As Howard Bishop Middle School welcomes a new cafeteria and music suite at its ‘Topping Out’ ceremony, the Hawks continue to prepare for their new home.
The two-story building is undergoing massive reconstruction and renovation. The Thursday morning ceremony recognized the work being funded through the Half Cent for Schools sales tax, approved by voters in 2018.
Almost $29 million went toward construction and renovation, and $2.17 million for design costs.
The speakers and guests, many smiling under their masks, gathered to share their thoughts about the process and signed a construction beam that would later be raised into place at the highest point of the campus’ new addition.
Among the beam-signers was Mike Gamble, the school’s principal. Gamble said the scope of this project impresses him every time he visits the site.
“We’re all excited about returning to a real campus and serving our students in a brand new state-of-the-art facility,” Gamble said.
He said he’s also excited for the school to play a part in the revitalization of northeast Gainesville, which he described as a very special area.
“New schools don’t build themselves, it’s all about the people making it happen,” Gamble said. “As these people are making this new school possible, it’s an honor to be a part of it.”
Leanetta McNealy, the Alachua County Public Schools’ School Board chairwoman, shared her excitement.
“As I look around in this building this morning, I am struck by the difference between the old Bishop cafeteria and what I already see in this new one. I spent a lot of time in this cafeteria and I have to say, I am not sorry that it is gone,” McNealy joked.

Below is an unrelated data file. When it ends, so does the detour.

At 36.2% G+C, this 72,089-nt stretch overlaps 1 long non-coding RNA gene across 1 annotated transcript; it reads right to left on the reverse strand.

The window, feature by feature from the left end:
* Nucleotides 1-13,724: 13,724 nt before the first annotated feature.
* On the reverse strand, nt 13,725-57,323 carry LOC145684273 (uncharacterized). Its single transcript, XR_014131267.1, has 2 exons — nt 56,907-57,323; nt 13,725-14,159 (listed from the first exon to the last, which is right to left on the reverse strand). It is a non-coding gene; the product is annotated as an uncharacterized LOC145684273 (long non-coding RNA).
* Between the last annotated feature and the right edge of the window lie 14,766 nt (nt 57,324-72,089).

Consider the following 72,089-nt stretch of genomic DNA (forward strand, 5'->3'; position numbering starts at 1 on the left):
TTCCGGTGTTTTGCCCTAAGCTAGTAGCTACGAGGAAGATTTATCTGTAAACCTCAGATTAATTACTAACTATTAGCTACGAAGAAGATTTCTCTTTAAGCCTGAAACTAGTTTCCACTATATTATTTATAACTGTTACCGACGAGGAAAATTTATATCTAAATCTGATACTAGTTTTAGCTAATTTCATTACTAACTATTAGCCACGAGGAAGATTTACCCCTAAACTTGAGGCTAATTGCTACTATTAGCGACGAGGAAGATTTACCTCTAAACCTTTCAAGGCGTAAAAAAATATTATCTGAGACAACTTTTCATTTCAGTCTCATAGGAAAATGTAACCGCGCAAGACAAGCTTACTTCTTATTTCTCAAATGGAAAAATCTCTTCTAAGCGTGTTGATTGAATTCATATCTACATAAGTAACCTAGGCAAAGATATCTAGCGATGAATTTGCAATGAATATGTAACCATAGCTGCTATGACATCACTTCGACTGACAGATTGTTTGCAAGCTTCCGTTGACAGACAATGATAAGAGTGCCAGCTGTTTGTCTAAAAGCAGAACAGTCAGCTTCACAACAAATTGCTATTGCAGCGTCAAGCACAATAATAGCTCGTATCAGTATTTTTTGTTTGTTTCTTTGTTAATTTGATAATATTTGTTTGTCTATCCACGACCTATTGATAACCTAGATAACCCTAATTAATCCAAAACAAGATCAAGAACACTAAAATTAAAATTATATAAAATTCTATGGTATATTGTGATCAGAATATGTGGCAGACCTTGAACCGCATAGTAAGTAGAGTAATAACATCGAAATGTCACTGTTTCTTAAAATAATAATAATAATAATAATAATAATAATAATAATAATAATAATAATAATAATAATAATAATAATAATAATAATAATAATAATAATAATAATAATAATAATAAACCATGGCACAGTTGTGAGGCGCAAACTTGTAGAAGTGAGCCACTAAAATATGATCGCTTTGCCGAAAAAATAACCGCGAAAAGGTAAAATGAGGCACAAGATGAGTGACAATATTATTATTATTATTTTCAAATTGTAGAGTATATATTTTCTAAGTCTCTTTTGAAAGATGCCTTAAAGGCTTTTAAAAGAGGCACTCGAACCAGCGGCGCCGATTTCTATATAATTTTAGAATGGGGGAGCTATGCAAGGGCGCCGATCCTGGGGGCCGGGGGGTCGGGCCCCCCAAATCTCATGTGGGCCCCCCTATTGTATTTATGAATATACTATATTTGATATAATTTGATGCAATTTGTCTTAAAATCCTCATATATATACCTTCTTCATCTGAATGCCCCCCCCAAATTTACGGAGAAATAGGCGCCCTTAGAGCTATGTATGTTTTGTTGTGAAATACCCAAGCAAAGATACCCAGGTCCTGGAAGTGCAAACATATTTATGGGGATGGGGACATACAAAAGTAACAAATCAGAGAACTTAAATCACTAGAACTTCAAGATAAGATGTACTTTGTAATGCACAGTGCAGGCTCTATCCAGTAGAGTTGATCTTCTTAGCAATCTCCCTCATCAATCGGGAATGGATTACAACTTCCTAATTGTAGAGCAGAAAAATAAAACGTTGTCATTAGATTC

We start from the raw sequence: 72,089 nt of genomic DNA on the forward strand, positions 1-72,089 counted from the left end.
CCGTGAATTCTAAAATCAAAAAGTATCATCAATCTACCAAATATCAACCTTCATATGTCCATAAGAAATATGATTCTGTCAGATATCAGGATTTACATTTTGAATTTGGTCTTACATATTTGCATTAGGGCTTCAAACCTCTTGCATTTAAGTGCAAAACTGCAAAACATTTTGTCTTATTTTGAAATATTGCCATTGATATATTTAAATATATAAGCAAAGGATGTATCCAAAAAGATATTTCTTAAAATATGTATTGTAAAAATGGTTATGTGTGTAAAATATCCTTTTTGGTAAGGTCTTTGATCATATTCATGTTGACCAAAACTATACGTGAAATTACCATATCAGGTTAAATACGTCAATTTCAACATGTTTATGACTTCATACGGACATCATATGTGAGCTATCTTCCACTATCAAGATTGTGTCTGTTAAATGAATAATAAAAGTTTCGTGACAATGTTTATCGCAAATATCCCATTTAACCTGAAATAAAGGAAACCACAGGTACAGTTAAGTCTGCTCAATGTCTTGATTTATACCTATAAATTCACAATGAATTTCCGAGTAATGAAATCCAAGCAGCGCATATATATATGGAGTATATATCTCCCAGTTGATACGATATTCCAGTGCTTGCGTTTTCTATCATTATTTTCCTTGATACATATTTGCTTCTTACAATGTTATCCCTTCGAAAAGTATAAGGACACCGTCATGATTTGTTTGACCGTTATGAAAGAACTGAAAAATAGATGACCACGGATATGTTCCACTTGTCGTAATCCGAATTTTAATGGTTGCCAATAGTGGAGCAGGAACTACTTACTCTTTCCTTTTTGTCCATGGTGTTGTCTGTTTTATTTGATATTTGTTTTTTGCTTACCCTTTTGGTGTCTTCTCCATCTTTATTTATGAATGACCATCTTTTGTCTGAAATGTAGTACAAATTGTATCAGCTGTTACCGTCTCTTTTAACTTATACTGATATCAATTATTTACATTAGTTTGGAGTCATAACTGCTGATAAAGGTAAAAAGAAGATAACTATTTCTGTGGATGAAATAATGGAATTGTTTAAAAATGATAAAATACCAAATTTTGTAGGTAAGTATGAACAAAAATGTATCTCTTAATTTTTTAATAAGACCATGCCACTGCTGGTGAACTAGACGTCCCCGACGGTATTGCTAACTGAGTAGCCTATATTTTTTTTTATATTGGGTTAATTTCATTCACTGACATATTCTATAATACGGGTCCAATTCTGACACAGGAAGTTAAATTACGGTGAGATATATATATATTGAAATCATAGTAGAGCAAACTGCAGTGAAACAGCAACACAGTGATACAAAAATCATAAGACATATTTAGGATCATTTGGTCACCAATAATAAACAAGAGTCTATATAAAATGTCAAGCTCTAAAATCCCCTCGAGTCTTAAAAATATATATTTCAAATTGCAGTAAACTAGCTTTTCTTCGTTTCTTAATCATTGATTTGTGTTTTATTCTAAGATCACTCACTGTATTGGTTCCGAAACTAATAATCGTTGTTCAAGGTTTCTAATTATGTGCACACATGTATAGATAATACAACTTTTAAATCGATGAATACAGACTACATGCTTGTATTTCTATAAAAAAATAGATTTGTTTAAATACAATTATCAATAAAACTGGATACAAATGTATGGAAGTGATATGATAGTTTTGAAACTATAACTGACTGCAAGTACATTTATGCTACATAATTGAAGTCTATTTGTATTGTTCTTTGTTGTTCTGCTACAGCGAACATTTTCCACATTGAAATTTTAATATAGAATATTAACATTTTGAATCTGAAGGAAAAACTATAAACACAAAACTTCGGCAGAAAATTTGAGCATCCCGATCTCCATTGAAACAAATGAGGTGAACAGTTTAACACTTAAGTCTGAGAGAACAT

McNealy said the school’s nutrition and service department, along with the staff at Bishop, tried their hardest to keep it as clean and attractive as possible.
“But after a certain point, it’s like trying to put lipstick on a pig. It was just too old, too small and too run down.”
McNealy said the new additions and renovations are exactly what students, staff, families and the community need and deserve.
Alachua County Public Schools’ interim Superintendent Carlee Simon said facilities are a critical part of providing high quality learning experiences for students.
Simon recalled June 2018, when Gamble was featured on the front page of The Gainesville Sun pointing to a water leak in the school’s roof. The newspaper’s coverage included a video of Gamble in a technology classroom as rain trickled down the walls.
She said there was a long period of time when water was on campus in places where it was not supposed to be, one of the many problems in Bishop’s aging facilities.
“Now those buildings are gone and amazing new buildings like this one are rising in their place,” Simon said.
Eilin Brandt is a seventh-grader who attended the school before the renovation and will attend it as an eighth-grader after the projected completion in August.
“Last year I was in chorus and we had to fit on a tiny little stage with all of us, so the stage looks really nice right now,” Eilin said.
With a passion for theater, she looks forward to performing on the new stage.
A large orchestrator of this project is Domenic Scorpio, the president and CEO of Scorpio Community-Centered Construction.
“As you can hear by the activity around us, construction stops for no one,” Scorpio said as sounds of drilling and mechanical rumbling accompanied his remarks.
Scorpio said his company will stick to its schedule and make its deadline because of the commitment his company made to the school district and community.
“As your community builder, it is our responsibility to take your vision and to convert that vision from brains to bricks,” Scorpio said.
Scorpio presented a small Magnolia tree to plant at the school, saying he hoped everyone in the community and the people who pass through the halls of Howard Bishop can watch it grow.